Coburn has a problem with the fact that the $200 million bill is paid for over 10 years rather than this year and said he would block unanimous consent passage until he gets his way.
Coburn said he won’t let any unanimous consent agreement on the bill if it has a “pay-go” measure that doesn’t pay for the bill the same year it takes effect.
“If we’re not going to pay for it this year then we’re not going to pass it by unanimous consent,” Coburn said. “To say we can’t pay for something that’s $200 million right now, it just says we’re not worthy of being here.”
Baucus said Coburn should no stop the bill since the House supports it and people are losing jobs as a result of the stalling.
If Congress doesn't act before leaving for recess, lesser-developed sub-Saharan countries will lose duty-free access for their apparel goods that are manufactured domestically with yarn and fabric imported from abroad. Also import restrictions on Burmese goods expired Thursday.
“This is not a perfect world, this is a world where we try to do our best and get this legislation past,” Baucus said. “This bill is fully paid for, it’s just the senator would like it paid for in a different way.”
Coburn disagreed that the bill is paid for.
“If you went to Wendy’s today and said give me a double cheese burger and I’ll pay for it over 10 years, most Americans would not say that is paid for,” Coburn said.
A democratic aide said Coburn had voted for "pay goes" and has not objected to other measures with that funding mechinism in the past. But Coburn said lawmakers shouldn't vote for things now because they were considered "business as usual."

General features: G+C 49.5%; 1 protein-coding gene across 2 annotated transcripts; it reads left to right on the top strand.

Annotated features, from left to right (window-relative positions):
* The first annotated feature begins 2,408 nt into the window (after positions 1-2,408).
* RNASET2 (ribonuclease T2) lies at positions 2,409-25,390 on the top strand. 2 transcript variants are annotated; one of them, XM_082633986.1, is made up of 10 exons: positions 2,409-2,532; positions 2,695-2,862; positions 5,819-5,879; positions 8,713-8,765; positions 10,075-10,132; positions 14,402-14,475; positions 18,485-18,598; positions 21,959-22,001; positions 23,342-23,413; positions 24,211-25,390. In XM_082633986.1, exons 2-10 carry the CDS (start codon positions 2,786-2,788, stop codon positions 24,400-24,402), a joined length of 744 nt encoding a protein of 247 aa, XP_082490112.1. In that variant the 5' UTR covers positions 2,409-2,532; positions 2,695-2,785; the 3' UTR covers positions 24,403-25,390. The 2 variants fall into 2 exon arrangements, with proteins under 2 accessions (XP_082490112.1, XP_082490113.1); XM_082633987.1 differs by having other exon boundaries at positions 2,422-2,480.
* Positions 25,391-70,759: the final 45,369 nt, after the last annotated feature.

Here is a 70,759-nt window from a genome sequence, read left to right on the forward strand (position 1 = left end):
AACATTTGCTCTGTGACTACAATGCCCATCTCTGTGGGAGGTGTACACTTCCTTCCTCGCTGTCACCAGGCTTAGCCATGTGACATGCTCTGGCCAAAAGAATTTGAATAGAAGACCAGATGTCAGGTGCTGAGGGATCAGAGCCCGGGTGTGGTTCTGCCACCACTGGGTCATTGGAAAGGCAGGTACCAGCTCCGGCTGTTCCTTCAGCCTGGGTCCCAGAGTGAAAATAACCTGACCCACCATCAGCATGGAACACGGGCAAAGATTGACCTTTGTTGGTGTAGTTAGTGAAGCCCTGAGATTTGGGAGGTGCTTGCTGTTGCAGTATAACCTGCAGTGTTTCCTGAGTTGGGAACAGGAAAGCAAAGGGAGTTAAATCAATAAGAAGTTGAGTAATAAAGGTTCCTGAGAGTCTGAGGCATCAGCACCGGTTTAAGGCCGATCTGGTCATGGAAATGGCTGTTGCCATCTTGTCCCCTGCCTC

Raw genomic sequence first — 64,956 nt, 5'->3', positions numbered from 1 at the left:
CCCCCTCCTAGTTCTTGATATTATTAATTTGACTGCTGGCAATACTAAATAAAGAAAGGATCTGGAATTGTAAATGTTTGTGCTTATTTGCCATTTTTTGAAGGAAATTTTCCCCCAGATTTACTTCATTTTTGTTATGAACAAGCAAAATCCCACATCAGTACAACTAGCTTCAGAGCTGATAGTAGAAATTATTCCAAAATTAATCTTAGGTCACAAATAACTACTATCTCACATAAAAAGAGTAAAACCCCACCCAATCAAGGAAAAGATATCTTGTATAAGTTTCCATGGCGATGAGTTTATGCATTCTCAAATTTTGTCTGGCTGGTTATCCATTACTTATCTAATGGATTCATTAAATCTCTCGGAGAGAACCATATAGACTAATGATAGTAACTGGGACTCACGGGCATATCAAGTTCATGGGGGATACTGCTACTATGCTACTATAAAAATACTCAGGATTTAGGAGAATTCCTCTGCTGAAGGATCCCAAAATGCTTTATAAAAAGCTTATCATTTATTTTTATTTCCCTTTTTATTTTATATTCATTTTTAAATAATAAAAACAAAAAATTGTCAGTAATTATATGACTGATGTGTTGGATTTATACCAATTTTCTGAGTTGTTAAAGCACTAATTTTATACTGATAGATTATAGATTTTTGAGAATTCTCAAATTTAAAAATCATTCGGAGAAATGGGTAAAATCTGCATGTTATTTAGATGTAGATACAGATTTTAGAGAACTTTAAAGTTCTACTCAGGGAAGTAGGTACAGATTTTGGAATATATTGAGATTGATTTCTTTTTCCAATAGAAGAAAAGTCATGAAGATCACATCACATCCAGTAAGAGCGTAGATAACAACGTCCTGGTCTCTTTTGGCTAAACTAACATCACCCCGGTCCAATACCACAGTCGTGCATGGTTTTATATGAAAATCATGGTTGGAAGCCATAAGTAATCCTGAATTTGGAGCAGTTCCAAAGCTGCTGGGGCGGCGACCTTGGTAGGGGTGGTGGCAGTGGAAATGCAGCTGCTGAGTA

The bill also would modify the rules of origin for apparel and textile goods under the Dominican Republic and Central America Free Trade Agreement.
Later Thursday Senate Minority Leader Mitch McConnellMitch McConnellSenate confirms first nominees of Trump era The new Washington elite schmoozes over lunch Trump takes first official acts at signing ceremony MORE (R-Ky.) tried to pass just the Burma sanctions that expired Thursday.
Coburn wasn’t threatening to block that part of the trade package. But Baucus objected to that as well.
“The Obama administration is opposed to splitting the package,” Baucus said. “And I think for good reason because they favor both Burma and AGOA.”
McConnell accused Baucus and Democrats of making the Burmese sanctions a partisan issue for the very first time.
“I don’t want the impression left here today that this is a partisan issue,” Baucus said in his defense. “Both issues are wholly bipartisan.”
Baucus suggested that Coburn work with him to find an agreement before the August recess.
— this article was updated at 4:30 p.m. to include the debate between McConnell and Baucus.